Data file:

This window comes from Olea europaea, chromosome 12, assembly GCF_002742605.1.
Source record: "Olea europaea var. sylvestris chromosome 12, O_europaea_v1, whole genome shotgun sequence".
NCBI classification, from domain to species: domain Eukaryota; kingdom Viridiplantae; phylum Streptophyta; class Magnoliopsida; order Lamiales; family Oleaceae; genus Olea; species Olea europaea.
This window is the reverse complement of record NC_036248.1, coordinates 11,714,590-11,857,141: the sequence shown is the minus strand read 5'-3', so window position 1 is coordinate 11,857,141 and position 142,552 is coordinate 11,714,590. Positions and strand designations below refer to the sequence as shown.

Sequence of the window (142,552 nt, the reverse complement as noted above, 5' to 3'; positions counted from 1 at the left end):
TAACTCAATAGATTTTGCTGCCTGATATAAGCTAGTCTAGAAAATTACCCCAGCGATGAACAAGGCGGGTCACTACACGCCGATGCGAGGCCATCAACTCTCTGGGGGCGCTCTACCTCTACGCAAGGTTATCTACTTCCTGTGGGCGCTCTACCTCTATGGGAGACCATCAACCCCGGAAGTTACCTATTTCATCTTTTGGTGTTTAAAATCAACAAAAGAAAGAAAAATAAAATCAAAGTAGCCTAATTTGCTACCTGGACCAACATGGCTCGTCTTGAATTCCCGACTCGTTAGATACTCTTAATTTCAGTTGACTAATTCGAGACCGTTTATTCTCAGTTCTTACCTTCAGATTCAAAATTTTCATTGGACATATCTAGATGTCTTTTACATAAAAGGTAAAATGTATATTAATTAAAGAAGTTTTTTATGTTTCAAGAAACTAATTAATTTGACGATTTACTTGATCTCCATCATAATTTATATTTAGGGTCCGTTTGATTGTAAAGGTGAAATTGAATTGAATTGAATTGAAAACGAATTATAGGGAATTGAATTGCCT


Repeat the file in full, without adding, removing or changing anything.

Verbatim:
This window comes from Olea europaea, chromosome 12, assembly GCF_002742605.1.
Source record: "Olea europaea var. sylvestris chromosome 12, O_europaea_v1, whole genome shotgun sequence".
NCBI classification, from domain to species: domain Eukaryota; kingdom Viridiplantae; phylum Streptophyta; class Magnoliopsida; order Lamiales; family Oleaceae; genus Olea; species Olea europaea.
This window is the reverse complement of record NC_036248.1, coordinates 11,714,590-11,857,141: the sequence shown is the minus strand read 5'-3', so window position 1 is coordinate 11,857,141 and position 142,552 is coordinate 11,714,590. Positions and strand designations below refer to the sequence as shown.

Sequence of the window (142,552 nt, the reverse complement as noted above, 5' to 3'; positions counted from 1 at the left end):
TAACTCAATAGATTTTGCTGCCTGATATAAGCTAGTCTAGAAAATTACCCCAGCGATGAACAAGGCGGGTCACTACACGCCGATGCGAGGCCATCAACTCTCTGGGGGCGCTCTACCTCTACGCAAGGTTATCTACTTCCTGTGGGCGCTCTACCTCTATGGGAGACCATCAACCCCGGAAGTTACCTATTTCATCTTTTGGTGTTTAAAATCAACAAAAGAAAGAAAAATAAAATCAAAGTAGCCTAATTTGCTACCTGGACCAACATGGCTCGTCTTGAATTCCCGACTCGTTAGATACTCTTAATTTCAGTTGACTAATTCGAGACCGTTTATTCTCAGTTCTTACCTTCAGATTCAAAATTTTCATTGGACATATCTAGATGTCTTTTACATAAAAGGTAAAATGTATATTAATTAAAGAAGTTTTTTATGTTTCAAGAAACTAATTAATTTGACGATTTACTTGATCTCCATCATAATTTATATTTAGGGTCCGTTTGATTGTAAAGGTGAAATTGAATTGAATTGAATTGAAAACGAATTATAGGGAATTGAATTGCCT